In the multiple choice test, every one of the seven participants chose the correct alternative more often than not, and in most cases by a wide margin. By constructing a grid with the particpants on the vertical scale and the 10 utterances on the horizontal scale, with notations for either correct or incorrect choices at the intersections, it was possible to calculate the mathematical odds of this particular pattern occurring by chance.

"The odds against this pattern of concurrence among participants being obtained purely by chance are 5 to the 55th power, or about 277 billion, billion, billion, billion to one," MacRae writes. "The results, therefore, tend to indicate that the sounds were an aid to comprehension, that they had a physical, real-world validity, rather than just being subjective, as some would aver." (Calculating the odds of results being down to chance is not black magic; it's a standard practice whose methodology is well established in statistics and experimental scientific research.)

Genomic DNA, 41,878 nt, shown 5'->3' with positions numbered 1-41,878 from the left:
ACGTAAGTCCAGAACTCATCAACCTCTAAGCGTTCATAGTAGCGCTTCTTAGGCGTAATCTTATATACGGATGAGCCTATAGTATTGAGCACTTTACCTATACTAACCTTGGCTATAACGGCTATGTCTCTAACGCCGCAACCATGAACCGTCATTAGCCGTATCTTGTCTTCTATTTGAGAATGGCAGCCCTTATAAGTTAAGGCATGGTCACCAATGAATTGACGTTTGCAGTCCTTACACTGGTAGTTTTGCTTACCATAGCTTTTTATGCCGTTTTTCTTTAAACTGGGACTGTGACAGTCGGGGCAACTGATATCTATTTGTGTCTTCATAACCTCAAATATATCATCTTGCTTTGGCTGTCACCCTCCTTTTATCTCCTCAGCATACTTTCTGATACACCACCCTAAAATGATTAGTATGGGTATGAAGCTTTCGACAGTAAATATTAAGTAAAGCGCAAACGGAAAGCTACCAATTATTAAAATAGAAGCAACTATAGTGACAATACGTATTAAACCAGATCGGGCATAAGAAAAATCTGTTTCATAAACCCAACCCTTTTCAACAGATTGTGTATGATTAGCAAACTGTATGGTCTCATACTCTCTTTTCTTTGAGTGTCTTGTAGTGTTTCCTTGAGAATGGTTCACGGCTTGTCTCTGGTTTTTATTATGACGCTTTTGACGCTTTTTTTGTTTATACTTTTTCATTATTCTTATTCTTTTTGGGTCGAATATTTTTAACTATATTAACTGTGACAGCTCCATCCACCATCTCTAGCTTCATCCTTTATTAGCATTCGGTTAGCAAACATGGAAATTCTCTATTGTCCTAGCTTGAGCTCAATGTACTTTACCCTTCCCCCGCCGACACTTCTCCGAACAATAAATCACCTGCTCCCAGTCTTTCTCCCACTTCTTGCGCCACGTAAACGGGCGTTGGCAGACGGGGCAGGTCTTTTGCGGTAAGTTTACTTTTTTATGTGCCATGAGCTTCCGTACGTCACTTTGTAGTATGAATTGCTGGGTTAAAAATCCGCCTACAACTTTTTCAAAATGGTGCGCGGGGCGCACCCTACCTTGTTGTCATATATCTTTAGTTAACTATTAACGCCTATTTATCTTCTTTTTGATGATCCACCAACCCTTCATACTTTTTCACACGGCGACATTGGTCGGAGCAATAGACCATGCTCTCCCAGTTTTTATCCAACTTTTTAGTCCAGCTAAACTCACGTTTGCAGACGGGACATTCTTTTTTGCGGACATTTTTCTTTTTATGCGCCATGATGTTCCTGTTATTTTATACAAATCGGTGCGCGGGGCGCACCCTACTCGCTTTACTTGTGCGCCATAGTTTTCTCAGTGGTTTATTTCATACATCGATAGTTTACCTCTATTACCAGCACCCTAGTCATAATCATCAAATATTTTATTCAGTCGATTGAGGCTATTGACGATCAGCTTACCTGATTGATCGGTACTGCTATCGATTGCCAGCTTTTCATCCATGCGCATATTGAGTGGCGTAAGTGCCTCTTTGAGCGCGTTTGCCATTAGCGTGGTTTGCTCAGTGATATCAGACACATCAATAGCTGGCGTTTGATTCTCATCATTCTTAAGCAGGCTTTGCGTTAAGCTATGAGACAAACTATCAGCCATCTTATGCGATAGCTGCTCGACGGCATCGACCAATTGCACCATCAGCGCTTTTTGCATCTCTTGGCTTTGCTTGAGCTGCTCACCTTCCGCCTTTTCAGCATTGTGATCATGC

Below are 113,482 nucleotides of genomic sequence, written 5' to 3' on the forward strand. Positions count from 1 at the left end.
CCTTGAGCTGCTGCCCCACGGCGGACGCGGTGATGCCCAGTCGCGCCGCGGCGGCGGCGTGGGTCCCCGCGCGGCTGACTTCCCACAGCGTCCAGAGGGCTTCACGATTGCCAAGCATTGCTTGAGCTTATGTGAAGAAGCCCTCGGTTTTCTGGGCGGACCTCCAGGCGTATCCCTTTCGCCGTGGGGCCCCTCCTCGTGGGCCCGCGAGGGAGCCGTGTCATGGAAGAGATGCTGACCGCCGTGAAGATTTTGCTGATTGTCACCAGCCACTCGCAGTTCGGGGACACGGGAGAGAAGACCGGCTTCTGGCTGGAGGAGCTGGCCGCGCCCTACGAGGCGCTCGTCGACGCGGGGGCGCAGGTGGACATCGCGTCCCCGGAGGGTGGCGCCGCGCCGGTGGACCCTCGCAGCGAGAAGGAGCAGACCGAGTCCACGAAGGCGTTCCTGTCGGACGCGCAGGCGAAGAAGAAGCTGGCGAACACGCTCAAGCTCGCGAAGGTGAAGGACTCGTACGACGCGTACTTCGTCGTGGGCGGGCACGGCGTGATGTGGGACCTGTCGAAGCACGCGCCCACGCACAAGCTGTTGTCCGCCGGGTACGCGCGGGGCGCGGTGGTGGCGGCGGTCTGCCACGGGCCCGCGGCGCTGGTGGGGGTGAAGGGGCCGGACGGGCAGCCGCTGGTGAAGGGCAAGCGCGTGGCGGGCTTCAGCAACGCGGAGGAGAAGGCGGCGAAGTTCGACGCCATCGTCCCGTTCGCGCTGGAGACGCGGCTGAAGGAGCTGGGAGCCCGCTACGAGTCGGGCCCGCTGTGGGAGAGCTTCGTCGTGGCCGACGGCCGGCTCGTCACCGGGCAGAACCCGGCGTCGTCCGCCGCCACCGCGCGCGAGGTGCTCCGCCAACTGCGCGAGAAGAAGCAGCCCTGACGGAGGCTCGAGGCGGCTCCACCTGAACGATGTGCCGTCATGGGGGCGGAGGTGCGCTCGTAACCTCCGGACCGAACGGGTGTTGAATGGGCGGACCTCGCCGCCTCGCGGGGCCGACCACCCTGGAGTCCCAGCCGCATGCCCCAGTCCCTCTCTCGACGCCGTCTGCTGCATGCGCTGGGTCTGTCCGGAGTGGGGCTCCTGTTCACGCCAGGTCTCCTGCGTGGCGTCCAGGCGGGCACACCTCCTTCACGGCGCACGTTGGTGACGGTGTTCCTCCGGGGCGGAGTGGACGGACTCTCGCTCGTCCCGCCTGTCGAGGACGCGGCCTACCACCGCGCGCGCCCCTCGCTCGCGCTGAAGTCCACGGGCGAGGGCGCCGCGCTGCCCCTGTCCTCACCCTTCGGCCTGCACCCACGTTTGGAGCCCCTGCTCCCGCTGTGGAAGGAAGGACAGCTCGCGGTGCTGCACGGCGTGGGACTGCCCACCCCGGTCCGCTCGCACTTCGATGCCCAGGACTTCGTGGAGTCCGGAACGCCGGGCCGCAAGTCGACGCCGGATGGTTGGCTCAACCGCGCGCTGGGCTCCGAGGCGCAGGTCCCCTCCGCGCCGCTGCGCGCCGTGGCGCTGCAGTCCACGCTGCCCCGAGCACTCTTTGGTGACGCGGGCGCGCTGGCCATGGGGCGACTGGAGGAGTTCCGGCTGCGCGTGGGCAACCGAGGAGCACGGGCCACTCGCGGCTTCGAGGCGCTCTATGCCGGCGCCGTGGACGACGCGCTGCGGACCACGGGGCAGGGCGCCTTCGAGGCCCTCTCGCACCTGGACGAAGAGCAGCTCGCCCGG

Light contours

As a further check, the listening panel was sent another five-option test, but this time the sound was just random noise. The "rules of the game" were exactly as before: the participants believed that they were choosing the one correct speech sample.

"The results were slow in coming, and the participants were very apologetic," MacRae writes. "Each one explained that they had tried and tried and they felt that they were letting me down, or showing signs of age, but nobody could make speech out of random noise, in spite of the personal 'pressure' and the expectation of being able to do so."

No single experiment clinches anything -- replication is essential to the scientific method -- but this one certainly suggests that the "sound leakage" and "imposing imaginary patterns" arguments against EVP can't explain every instance.

MacRae's experiment was not designed to prove anything about what makes EVP recordings. Spirits of people who've passed from earthly life? That's a whole different question, and one not likely to be settled soon beyond dispute. For now, those who conduct or are familiar with EVP recordings will have to decide that for themselves.

The American Association of Electronic Voice Phenomena will hold its 2006 conference, "Life After Death: The Evidence" June 8-10 in Atlanta. Alexander MacRae will be among the speakers.

1 comment:

Catman said...

Hmmm, I have to admit that those recordings, assuming they're not fraudulent, are difficult to explain away.